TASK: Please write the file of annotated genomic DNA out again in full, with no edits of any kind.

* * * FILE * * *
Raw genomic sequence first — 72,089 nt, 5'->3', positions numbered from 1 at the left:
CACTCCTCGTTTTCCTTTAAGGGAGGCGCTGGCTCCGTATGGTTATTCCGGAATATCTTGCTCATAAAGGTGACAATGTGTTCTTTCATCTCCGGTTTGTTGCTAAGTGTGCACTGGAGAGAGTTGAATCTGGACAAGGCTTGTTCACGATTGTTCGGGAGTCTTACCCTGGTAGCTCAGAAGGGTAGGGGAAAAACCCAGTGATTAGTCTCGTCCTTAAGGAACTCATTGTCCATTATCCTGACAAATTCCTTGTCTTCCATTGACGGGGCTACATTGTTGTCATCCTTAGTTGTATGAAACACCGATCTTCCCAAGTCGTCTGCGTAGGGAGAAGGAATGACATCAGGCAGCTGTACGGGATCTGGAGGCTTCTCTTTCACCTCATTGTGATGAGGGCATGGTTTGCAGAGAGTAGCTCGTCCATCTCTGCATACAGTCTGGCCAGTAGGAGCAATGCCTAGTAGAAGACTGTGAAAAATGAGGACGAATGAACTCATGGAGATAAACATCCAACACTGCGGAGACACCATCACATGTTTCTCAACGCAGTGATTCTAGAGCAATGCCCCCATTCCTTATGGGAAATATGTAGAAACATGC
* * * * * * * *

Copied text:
Raw genomic sequence first — 72,089 nt, 5'->3', positions numbered from 1 at the left:
CACTCCTCGTTTTCCTTTAAGGGAGGCGCTGGCTCCGTATGGTTATTCCGGAATATCTTGCTCATAAAGGTGACAATGTGTTCTTTCATCTCCGGTTTGTTGCTAAGTGTGCACTGGAGAGAGTTGAATCTGGACAAGGCTTGTTCACGATTGTTCGGGAGTCTTACCCTGGTAGCTCAGAAGGGTAGGGGAAAAACCCAGTGATTAGTCTCGTCCTTAAGGAACTCATTGTCCATTATCCTGACAAATTCCTTGTCTTCCATTGACGGGGCTACATTGTTGTCATCCTTAGTTGTATGAAACACCGATCTTCCCAAGTCGTCTGCGTAGGGAGAAGGAATGACATCAGGCAGCTGTACGGGATCTGGAGGCTTCTCTTTCACCTCATTGTGATGAGGGCATGGTTTGCAGAGAGTAGCTCGTCCATCTCTGCATACAGTCTGGCCAGTAGGAGCAATGCCTAGTAGAAGACTGTGAAAAATGAGGACGAATGAACTCATGGAGATAAACATCCAACACTGCGGAGACACCATCACATGTTTCTCAACGCAGTGATTCTAGAGCAATGCCCCCATTCCTTATGGGAAATATGTAGAAACATGC